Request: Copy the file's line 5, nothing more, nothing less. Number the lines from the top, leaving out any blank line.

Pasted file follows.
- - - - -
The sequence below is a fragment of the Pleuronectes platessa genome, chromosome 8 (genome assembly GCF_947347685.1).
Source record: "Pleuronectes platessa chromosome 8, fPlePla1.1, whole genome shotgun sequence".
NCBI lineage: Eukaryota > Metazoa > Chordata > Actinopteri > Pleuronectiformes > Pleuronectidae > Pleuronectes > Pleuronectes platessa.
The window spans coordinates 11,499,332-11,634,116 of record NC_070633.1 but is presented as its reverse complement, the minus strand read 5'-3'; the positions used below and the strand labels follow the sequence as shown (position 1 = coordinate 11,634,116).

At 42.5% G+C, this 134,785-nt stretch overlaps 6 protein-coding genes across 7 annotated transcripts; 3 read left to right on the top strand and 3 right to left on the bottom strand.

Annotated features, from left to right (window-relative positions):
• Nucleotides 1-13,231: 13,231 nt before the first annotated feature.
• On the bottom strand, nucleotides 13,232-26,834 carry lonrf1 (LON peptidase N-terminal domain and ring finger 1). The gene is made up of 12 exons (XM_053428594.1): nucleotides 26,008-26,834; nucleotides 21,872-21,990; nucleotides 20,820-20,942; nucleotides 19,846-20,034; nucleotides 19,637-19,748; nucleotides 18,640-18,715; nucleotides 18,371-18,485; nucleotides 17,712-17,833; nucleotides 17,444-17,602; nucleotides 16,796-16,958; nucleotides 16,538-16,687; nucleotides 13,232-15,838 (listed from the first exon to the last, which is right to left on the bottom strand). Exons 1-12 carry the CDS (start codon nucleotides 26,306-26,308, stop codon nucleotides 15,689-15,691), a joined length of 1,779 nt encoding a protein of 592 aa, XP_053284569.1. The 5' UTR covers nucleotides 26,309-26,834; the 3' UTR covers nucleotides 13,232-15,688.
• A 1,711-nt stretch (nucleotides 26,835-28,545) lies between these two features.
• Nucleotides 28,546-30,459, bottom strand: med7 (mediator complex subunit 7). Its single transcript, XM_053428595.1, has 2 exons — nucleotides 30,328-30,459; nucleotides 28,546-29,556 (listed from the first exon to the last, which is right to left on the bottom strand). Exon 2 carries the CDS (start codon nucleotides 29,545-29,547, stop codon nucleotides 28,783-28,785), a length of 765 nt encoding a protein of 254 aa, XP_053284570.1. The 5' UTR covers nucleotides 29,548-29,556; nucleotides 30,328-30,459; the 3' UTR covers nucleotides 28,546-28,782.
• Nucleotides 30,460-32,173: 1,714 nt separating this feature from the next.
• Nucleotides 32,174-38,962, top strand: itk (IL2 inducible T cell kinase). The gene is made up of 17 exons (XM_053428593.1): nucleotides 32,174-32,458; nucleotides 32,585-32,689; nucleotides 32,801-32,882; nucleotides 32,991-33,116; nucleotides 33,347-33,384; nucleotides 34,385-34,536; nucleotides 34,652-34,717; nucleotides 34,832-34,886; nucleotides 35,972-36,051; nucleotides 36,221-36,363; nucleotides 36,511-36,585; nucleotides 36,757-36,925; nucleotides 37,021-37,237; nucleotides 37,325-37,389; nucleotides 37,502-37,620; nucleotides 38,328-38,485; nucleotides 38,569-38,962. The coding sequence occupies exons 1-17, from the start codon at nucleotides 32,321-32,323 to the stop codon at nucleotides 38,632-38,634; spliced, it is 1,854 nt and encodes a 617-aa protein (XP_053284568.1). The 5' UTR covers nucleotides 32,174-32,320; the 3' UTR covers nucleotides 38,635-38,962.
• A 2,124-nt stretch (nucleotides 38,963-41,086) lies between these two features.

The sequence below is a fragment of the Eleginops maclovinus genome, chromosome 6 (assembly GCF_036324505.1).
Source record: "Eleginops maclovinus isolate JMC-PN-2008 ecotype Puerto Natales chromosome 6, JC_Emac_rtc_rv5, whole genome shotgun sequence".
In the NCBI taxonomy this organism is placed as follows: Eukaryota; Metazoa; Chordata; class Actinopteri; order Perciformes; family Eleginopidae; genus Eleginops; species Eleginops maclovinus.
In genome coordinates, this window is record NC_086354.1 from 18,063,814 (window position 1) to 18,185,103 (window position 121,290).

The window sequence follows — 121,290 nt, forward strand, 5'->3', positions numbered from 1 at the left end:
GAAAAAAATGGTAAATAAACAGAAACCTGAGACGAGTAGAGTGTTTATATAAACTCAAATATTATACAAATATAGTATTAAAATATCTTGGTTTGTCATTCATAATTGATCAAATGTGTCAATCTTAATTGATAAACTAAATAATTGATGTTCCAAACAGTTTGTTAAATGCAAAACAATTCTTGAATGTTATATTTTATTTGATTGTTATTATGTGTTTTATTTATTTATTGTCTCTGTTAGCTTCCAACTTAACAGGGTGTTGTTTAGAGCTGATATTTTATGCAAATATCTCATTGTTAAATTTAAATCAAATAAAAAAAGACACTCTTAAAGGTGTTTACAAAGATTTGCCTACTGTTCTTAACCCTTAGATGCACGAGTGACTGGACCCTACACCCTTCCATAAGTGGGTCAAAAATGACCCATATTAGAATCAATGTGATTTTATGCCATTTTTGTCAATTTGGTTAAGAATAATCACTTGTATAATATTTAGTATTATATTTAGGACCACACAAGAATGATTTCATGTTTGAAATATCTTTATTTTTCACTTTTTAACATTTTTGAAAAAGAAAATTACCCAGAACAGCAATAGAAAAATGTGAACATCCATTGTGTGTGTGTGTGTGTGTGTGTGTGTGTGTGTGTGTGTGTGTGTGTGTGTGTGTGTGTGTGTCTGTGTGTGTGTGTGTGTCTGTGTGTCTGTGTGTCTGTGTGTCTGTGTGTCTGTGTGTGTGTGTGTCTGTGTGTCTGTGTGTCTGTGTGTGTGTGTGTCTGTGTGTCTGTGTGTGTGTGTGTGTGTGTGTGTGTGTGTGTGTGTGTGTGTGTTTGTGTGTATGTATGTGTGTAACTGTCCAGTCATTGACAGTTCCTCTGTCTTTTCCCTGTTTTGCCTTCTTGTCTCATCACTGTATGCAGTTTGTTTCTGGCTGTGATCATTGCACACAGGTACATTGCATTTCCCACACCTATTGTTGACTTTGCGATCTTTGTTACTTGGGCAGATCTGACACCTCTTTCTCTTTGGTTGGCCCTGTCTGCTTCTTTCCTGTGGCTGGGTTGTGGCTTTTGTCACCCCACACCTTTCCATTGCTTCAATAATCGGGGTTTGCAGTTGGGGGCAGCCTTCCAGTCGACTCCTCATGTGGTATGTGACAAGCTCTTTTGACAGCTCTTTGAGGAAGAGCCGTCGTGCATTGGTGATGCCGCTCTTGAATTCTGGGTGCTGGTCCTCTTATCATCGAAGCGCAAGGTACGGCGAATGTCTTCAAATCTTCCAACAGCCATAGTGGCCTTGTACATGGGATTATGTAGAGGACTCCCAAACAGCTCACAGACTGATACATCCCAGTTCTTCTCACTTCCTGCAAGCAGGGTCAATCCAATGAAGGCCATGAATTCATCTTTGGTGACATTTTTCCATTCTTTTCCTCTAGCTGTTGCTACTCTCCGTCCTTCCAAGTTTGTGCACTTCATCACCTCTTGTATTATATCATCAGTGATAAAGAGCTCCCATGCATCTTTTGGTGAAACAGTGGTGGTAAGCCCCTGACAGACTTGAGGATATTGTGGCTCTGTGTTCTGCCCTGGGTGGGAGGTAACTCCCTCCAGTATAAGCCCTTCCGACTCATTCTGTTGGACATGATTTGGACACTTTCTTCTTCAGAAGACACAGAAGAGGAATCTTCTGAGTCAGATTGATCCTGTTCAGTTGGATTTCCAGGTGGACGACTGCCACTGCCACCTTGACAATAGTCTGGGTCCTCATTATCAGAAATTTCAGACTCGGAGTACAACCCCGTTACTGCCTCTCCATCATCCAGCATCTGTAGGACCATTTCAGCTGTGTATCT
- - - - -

At 42.5% G+C, this 134,785-nt stretch overlaps 6 protein-coding genes across 7 annotated transcripts; 3 read left to right on the top strand and 3 right to left on the bottom strand.